Each line of The Apostles’ Creed is carefully crafted, expressing essential Christian doctrine while staying surprisingly concise. This precision gives each word a weightiness and draws special attention to the the third line: that Jesus was “conceived by the Holy Spirit, born of the Virgin Mary.” So how is it possible that a teenage girl from a bad neighborhood made it into a statement of faith that would be recited by millions of Christians over two millenia?
Eve, Mother of All Living and Mary, Mother of God
To talk about the significance of the Virgin Mary, we have to go back to Genesis 3:15-16. Even after the rebellion of Adam and Eve, in the midst of the curse of death, we hear the first whisper of good news. God promises that a child of Eve will crush the serpent, though not without pain for both the mother and the child.
As the carnage of the curse and the plan for the Promised Child unfold throughout the Old Testament, we see His lineage marked by barrenness, impossibility and pain. The promise to Abraham isn’t just to him, but also to his barren wife, Sarah. The curse is then passed on to the also-barren Rebekah, to the unwanted Leah and to the widowed and rejected Tamar. From there, it is passed to the prostitute Rahab, to the widowed and childless Ruth, to Bathsheba, wife to a murdered husband and mother of a dead child—and this is just the line of Jesus!
Stories of remarkable pregnancies fill the Bible, particularly marking Israel’s redeemers: the barren Rachel bearing Joseph, the Hebrew midwives and mother of Moses defying Pharaoh, Samson’s mother and the barren Hannah, mother of the king-anointing prophet Samuel. And in a crushing climax, Israel is beaten and broken, carried off into captivity and characterized as a barren woman.
All these stories of women anxiously awaiting a child point us to a barren Israel longing for the child promised to Eve long ago in the Garden. And they all find their culmination in a child promised to Mary in Nazareth, through an utterly impossible pregnancy.
How Will This Be?
At first glance, Mary’s response to this unbelievable news that she is to bear the Promised Child seems odd: “How will this be, since I am a virgin?” Not that we could blame Mary for being dumbfounded before the angel Gabriel, but isn’t it obvious? How could it be the Promised Child if you weren’t a virgin?
It actually wouldn’t have been that obvious to Mary for two reasons. First, the Jews weren’t necessarily expecting the Promised Child to be God in the flesh—a man of God’s own choosing, yes, but still a mere man. Even the title the angel used, “the Son of God,” was sometimes used for kings and not necessarily indicative of the second person of the Trinity.
Second, it would have been hard for Mary to believe that God would so intimately connect Jesus’ identity with such a uniquely personal testimony of her virginity. Not only did God make Himself dependent on a woman’s body in the Incarnation, but also dependent on a woman’s account. It was countercultural that the first witnesses of the resurrection were women in a day and age when a woman’s testimony meant almost nothing, but even more remarkable is that both the beginning and the end of Jesus’ life and ministry were witnessed to by women (Luke 24:1-12).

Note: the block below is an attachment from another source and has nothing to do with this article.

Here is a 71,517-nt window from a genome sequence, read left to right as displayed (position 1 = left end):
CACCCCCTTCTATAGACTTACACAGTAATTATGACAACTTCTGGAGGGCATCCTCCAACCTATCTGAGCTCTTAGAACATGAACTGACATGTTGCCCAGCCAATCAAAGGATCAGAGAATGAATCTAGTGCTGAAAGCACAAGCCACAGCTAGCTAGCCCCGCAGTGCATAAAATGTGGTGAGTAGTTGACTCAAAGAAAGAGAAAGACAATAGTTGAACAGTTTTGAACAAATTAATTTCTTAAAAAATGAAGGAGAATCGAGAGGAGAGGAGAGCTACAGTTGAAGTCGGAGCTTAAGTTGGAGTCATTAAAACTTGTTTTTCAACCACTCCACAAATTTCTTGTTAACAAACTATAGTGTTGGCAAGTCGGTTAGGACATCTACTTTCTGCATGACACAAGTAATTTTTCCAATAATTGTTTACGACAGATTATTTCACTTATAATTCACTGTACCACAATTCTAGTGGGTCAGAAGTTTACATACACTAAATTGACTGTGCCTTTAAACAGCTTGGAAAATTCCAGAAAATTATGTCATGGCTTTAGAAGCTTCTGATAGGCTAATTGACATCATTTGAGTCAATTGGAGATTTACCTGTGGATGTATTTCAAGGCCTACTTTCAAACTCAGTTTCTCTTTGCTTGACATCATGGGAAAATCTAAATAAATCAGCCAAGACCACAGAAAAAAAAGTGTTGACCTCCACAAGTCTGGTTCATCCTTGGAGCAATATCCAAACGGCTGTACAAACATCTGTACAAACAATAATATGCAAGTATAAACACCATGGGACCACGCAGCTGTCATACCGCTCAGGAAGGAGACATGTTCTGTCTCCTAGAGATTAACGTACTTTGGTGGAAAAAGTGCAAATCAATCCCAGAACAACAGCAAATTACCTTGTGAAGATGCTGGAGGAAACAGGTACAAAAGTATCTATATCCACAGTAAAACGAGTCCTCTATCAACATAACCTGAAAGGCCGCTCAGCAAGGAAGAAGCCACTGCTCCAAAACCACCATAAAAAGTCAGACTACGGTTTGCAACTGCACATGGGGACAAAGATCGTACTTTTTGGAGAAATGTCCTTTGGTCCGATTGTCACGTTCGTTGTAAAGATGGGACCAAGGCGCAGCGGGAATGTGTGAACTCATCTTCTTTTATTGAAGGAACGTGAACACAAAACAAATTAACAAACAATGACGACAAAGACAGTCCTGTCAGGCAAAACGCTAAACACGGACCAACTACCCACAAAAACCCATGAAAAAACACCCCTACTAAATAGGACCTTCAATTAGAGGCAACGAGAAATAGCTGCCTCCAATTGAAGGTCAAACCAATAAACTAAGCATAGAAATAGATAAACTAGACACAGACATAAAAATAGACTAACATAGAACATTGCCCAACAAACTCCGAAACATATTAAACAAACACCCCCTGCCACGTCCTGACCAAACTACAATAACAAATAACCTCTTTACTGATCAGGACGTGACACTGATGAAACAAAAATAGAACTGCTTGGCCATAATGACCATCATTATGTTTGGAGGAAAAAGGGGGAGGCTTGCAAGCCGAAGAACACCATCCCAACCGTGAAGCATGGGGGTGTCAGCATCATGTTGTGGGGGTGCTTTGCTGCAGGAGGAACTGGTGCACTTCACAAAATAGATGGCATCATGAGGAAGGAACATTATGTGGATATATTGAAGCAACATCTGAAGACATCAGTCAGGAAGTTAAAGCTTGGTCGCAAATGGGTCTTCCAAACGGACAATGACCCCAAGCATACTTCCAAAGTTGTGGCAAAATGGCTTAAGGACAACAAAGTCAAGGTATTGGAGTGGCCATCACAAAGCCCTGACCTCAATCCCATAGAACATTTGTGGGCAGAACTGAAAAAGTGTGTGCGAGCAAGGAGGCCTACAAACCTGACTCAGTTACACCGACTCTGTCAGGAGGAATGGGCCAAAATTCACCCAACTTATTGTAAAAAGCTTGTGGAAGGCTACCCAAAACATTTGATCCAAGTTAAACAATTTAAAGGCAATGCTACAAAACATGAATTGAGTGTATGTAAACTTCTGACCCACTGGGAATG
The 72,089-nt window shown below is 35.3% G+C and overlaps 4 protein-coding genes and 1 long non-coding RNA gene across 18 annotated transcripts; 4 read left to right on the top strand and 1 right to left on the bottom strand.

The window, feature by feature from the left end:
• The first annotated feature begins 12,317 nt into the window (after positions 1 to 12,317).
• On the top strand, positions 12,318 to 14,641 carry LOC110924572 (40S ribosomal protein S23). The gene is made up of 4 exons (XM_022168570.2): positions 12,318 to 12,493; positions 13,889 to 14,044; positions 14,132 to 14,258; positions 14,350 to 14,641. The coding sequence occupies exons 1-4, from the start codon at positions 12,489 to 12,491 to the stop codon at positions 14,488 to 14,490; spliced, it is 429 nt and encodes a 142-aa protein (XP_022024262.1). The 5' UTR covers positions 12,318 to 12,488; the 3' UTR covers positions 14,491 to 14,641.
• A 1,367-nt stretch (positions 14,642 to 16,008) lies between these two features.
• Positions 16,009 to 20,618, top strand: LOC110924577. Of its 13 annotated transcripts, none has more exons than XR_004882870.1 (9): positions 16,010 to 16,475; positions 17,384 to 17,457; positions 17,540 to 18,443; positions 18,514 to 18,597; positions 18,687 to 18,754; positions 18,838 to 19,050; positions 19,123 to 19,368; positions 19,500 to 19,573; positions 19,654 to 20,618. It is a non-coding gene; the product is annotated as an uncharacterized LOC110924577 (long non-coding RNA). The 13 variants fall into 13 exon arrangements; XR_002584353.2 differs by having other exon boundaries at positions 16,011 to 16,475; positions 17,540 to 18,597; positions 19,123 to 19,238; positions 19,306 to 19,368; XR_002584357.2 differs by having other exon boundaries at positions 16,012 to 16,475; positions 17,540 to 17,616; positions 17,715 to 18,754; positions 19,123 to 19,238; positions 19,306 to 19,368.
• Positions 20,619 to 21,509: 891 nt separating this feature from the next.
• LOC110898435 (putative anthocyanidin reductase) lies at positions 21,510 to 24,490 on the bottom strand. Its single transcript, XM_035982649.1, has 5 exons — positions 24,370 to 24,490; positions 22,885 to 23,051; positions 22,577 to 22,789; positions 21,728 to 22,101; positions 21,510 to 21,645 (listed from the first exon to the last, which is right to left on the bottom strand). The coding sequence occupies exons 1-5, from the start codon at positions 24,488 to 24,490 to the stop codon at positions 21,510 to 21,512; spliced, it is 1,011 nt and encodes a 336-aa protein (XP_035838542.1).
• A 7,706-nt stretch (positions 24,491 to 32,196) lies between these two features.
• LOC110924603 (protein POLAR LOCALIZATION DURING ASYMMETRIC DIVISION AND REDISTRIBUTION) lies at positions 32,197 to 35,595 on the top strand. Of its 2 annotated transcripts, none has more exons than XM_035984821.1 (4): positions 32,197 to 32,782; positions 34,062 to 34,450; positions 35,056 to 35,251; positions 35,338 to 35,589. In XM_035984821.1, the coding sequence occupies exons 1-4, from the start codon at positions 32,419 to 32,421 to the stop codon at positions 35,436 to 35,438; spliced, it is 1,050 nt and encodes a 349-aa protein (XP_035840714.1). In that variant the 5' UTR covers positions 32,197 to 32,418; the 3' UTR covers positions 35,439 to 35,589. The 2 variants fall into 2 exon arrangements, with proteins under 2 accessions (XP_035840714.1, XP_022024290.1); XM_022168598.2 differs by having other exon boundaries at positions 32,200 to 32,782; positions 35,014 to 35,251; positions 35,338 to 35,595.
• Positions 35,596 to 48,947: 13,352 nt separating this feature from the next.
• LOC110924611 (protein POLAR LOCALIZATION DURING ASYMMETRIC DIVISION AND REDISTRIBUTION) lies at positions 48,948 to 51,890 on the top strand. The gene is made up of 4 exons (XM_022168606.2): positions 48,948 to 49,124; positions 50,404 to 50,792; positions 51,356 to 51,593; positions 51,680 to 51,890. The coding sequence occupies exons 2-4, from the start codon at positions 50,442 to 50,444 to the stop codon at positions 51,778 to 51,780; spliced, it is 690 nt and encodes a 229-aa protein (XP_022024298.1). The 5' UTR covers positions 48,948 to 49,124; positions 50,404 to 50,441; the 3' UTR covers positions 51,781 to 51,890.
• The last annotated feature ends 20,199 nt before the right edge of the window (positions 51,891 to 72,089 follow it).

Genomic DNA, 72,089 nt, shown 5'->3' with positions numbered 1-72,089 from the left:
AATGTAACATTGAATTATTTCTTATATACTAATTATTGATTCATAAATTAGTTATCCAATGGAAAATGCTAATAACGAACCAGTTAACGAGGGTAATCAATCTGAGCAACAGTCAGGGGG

At the great moment of the Incarnation, God chooses someone young, female and poor—utterly unimportant in society—to be the first to whom He reveals His plan. Not only is Mary entrusted with the Promised Child, but she alone holds unique testimony of His identity. Yes, an angel testified to Joseph of Jesus’ identity, and yes, Jesus testifies to His own identity as He begins His ministry, but who alone can affirm that Mary was indeed a virgin when this child was born? Only Mary herself, the daughter of Eve.
The Glory of God Where?
But Mary’s encounter with the angel gets even more shocking. In order to do this incredible thing that God promised, Gabriel tells Mary, “The Holy Spirit will come upon you, and the power of the Most High will overshadow you; therefore the child to be born will be called holy—the Son of God” (Luke 1:35). The language used here refers to the shekinah glory of God, which is the physical manifestation of His glory. Gabriel tells her that this shekinah glory—that which dwelled in the temple’s innermost, private, holiest part—would literally descend into her innermost, private, unclean parts. In the temple, only the High Priest was allowed into the presence of the glory of God and only once a year. Certainly no woman was allowed into the Holiest of Holies, and yet here God said that His glory would descend upon, into and through an utterly unimportant teenage girl.
In all of this, we can look to Mary as a physical representation of that spiritual reality: Through the Holy Spirit, Christ lives inside us. So not only is it essential to believe that Mary was a virgin and the mother of God, it’s also beautiful. Eve, the bearer of death but recipient of the promise, finds her consolation in Mary, the bearer of life through the Promised Child. Through pain and bloodshed, the ultimate barren woman—a virgin—brings forth Life Himself. For Life has a name, and His name is Jesus.